Obama near decision on deploying nearly 40,000 additional troops to Afghanistan

WASHINGTON — President Barack Obama is nearing a decision to add tens of thousands more forces to Afghanistan, though likely not quite the 40,000 sought by his top general there, as Pentagon planners work to ready bases and provide equipment the troops would need in a country with scant resources.

WASHINGTON — President Barack Obama is nearing a decision to add tens of thousands more forces to Afghanistan, though likely not quite the 40,000 sought by his top general there, as Pentagon planners work to ready bases and provide equipment the troops would need in a country with scant resources.

The White House emphasized Monday that the president hasn’t made a decision yet about troop levels or other aspects of the revised U.S. strategy in Afghanistan.

Administration officials told The Associated Press on Monday the deployment would most likely begin in January with a mission to stiffen the defence of 10 key cities and towns. An Army brigade that had been training for deployment to Iraq that month may be the vanguard. The brigade, based at Fort Drum in upstate New York, has been told it will not go to Iraq as planned but has been given no new mission yet.

White House spokesman Robert Gibbs said the president would meet again on Wednesday with key members of his foreign policy and military team but was unlikely to announce final plans for Afghanistan until late this month, when he returns from an extended diplomatic trip to Asia.

Gibbs said the Pentagon is “working on additional recommendations” to present to Obama and that Obama has made no decision on troop numbers, or even on what the ratio should be between combat troops and trainers.

Military officials said Obama will have choices that include a phased addition of up to 40,000 troops over some six months or more next year, based on security conditions and the decisions of NATO allies.

Several officials who spoke on condition of anonymity because the decision has not been made also said Obama’s announcement will be much broader than the mathematics of troop numbers, which have dominated the U.S. debate.

Officials said a substantial increase in troops is all but inevitable, but the precise number is less important than the message that an expansion and refocus of U.S. commitment in Afghanistan would send.

It soon will be three months since Afghan commander Gen. Stanley McChrystal reported to Obama that the U.S. mission was headed for failure without the addition of about 40,000 troops.

The officials, who spoke on condition of anonymity because final plans have not been disclosed, dubbed the likely troop increase as “McChrystal Light” because it would fall short of his request. They also said additional small infusions of troops could be dispatched next spring and summer.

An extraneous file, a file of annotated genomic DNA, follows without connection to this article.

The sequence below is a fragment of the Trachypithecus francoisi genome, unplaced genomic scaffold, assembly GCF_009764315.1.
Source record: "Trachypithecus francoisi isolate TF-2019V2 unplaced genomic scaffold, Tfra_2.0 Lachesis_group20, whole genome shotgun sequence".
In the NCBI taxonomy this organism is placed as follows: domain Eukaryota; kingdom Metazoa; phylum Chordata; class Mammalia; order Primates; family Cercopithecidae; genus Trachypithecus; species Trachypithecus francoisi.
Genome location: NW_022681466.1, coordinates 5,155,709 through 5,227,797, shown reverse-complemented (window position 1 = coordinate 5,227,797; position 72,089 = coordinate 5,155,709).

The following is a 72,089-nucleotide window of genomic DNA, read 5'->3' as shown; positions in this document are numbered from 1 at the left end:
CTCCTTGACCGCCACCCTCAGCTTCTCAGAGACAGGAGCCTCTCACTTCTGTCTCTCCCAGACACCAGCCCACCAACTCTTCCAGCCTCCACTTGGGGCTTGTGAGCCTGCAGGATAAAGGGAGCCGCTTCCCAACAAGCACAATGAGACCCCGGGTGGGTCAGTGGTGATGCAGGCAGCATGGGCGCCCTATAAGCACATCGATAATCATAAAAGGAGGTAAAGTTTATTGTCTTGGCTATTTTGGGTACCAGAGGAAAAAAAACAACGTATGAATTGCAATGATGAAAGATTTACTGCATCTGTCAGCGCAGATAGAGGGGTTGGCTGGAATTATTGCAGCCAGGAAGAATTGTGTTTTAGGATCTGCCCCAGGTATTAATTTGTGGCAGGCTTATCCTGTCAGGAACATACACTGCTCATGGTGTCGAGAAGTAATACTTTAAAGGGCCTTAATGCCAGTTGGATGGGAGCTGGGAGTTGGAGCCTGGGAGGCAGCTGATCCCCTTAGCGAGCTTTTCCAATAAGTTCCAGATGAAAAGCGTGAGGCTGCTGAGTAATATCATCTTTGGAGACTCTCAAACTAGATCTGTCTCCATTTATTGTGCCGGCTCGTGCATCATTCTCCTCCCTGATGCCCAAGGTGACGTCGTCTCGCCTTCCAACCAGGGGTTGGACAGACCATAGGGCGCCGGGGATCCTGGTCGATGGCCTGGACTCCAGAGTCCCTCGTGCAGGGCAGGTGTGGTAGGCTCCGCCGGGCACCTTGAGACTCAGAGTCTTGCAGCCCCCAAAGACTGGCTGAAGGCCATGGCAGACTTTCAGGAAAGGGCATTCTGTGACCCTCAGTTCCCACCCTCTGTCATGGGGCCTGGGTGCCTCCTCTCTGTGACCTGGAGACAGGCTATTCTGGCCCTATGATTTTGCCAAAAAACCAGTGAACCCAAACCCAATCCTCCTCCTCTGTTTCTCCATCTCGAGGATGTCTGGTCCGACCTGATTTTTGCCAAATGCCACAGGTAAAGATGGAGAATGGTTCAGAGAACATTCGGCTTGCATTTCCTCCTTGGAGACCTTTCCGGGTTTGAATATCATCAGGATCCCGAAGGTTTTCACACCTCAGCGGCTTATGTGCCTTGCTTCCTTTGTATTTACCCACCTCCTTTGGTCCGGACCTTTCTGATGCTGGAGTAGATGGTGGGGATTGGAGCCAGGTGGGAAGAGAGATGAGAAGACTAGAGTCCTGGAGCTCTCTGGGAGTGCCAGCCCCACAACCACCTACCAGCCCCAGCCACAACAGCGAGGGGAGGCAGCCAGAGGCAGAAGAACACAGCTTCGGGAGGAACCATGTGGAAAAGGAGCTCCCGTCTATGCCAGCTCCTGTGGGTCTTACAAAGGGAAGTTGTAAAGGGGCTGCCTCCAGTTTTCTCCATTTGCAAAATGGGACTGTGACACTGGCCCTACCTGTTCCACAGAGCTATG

The more gradual buildup, the officials said, would allow time to construct needed housing and add equipment needed for transporting the expanded force.

Besides being sent to cities and towns, the new forces would be stationed to protect important roads and other key infrastructure.

Part of the debate leading to Obama’s decision has been whether to move toward a more robust counterinsurgency strategy by attempting to retake territory from the Taliban and holding that turf while Americans work to rebuild and improve services for the population.

By using the new troops to protect cities and towns, the administration appears to be moving toward a middle ground that would deny Taliban advances on urban districts with the intention of shoring up support for the government of President Hamid Karzai.

That in turn would allow the fight against the Taliban then to expand to remoter regions.

“Reports that President Obama has made a decision about Afghanistan are absolutely false,” said the president’s national security adviser, James Jones. “He has not received final options for his consideration, he has not reviewed those options with his national security team, and he has not made any decisions about resources. Any reports to the contrary are completely untrue and come from uninformed sources.”

As he makes his decision, Obama told ABC News that he’s been “asking not only Gen. McChrystal but all of our commanders who are familiar with the situation, as well as our civilian folks on the ground, a lot of questions that, until they’re answered, may — may create a situation in which we resource something based on faulty premises.”

He said he wanted to make sure “that if we are sending additional troops that the prospects of a functioning Afghan government are enhanced, that the prospects of al-Qaida being able to attack the U.S. homeland are reduced.”

With winter coming to Afghanistan’s towering mountains, fighting could taper off as movement becomes difficult along the border with Pakistan. The Taliban has used the winter lull to resupply and regroup in years past, and the U.S. and a NATO-led alliance of countries fighting in Afghanistan are planning how to best place reinforcements for heavy fighting in the spring.

Obama has said the United States wants to leave behind an Afghan government that can control the Taliban insurgency on its own and prevent the militants from again hosting al-Qaida. Osama bin Laden and his top aides are believed to have fled into the rugged Pakistan border area where they have been hiding since the U.S. drove the Taliban from power in late 2001.

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